Plaintiff, Lynn Cortes, commenced this action with the filing of a complaint alleging sexual harassment, on July 28, 1999. The complaint asserts claims under Title VII of the Civil Rights Act of 1964, 42 U.S.C. § 2000e, et seq., and under the Pennsylvania Human Relations Act (the “PHRA”), 43 Pa. Cons. Stat. Ann. § 951, et seq.
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4:CV-95-1624 GRAVES, et al. v. COUNTY OF DAUPHINJudge:File:
This sexual discrimination suit is unique both in its facts and in its progress through the courts. Over seven years ago, in January 1993, ten women employed in the chambers of District Justice Horace A. Lowery, seven of whom are Plaintiffs in this action, complained to the Dauphin County Court Administrator that they were being sexually harassed by the district justice himself. With a caveat from the Honorable Warren G. Morgan, President Judge of the Dauphin County Court, that the County was powerless to discipline Lowery, a committee was assembled to investigate the allegations. Their findings were provided to the President Judge and to the Judicial Inquiry and Review Board.Thereafter, on March 30, 1993, Lowery notified two of the complaining clerks, Marca Graves and Sherry Reiff, that they were fired. The County Commissioners, however, refused to remove these women from the county payroll and instead transferred them to the County Personal Property Tax Department where they worked until after District Justice Lowery left office in December 1993. Thereafter, Graves and Reiff were transferred back to the office of the District Justice where the other five plaintiffs had continued in their assignments.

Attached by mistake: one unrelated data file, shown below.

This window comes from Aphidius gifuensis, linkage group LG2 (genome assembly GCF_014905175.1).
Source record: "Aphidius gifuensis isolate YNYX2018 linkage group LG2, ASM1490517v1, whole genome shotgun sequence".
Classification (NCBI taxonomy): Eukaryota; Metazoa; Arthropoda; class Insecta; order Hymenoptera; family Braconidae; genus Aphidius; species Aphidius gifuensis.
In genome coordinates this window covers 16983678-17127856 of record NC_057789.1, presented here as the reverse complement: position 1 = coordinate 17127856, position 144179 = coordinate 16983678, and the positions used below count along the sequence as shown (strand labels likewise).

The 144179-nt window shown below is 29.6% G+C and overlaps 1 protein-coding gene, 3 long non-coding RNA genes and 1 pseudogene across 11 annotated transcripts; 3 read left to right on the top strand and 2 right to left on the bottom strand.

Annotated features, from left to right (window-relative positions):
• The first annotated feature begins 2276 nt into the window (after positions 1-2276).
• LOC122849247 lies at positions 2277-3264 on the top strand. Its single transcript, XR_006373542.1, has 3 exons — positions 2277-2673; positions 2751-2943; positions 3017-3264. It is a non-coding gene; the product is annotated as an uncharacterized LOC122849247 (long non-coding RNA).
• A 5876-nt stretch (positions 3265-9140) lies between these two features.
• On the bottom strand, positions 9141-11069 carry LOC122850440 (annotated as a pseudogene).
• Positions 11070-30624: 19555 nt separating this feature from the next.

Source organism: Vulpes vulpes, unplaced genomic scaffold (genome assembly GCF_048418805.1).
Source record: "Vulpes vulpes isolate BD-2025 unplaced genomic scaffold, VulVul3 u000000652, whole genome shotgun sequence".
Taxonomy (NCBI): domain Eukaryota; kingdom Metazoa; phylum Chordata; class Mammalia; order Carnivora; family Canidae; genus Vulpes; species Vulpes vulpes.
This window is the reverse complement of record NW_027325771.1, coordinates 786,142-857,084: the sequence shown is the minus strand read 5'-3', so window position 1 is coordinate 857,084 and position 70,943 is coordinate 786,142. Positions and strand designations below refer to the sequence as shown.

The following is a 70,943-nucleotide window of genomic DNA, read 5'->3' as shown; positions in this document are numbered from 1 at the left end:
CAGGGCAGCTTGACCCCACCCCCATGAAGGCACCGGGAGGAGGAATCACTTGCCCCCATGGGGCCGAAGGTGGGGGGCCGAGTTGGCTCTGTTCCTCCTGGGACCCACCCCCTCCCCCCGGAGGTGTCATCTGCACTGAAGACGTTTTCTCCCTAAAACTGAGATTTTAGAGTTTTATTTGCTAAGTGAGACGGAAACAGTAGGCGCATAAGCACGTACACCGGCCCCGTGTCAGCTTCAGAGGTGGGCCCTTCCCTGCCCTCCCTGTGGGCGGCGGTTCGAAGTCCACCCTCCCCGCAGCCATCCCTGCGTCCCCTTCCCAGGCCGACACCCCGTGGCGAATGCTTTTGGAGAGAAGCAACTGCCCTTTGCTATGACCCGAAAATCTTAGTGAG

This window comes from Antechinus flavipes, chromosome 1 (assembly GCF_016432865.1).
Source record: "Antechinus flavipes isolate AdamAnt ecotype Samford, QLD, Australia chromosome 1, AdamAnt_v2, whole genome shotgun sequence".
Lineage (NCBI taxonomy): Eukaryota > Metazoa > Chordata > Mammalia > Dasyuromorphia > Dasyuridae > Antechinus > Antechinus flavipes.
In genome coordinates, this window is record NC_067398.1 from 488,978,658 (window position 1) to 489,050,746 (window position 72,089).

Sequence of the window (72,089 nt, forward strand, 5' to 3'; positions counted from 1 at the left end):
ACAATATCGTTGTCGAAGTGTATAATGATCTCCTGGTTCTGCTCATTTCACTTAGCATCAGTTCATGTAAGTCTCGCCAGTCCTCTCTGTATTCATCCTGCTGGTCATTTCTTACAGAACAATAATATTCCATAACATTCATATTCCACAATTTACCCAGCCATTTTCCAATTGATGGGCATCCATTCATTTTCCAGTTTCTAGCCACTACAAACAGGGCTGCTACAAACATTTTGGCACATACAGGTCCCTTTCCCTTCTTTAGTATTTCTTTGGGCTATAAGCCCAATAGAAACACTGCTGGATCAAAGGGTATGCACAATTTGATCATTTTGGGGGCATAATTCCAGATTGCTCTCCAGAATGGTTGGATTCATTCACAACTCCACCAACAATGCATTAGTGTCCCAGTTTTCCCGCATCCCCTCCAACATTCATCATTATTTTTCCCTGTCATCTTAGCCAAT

4:97-CV-1940 Maloney. et al. v. WILLIAM G. SCHWABJudge:File: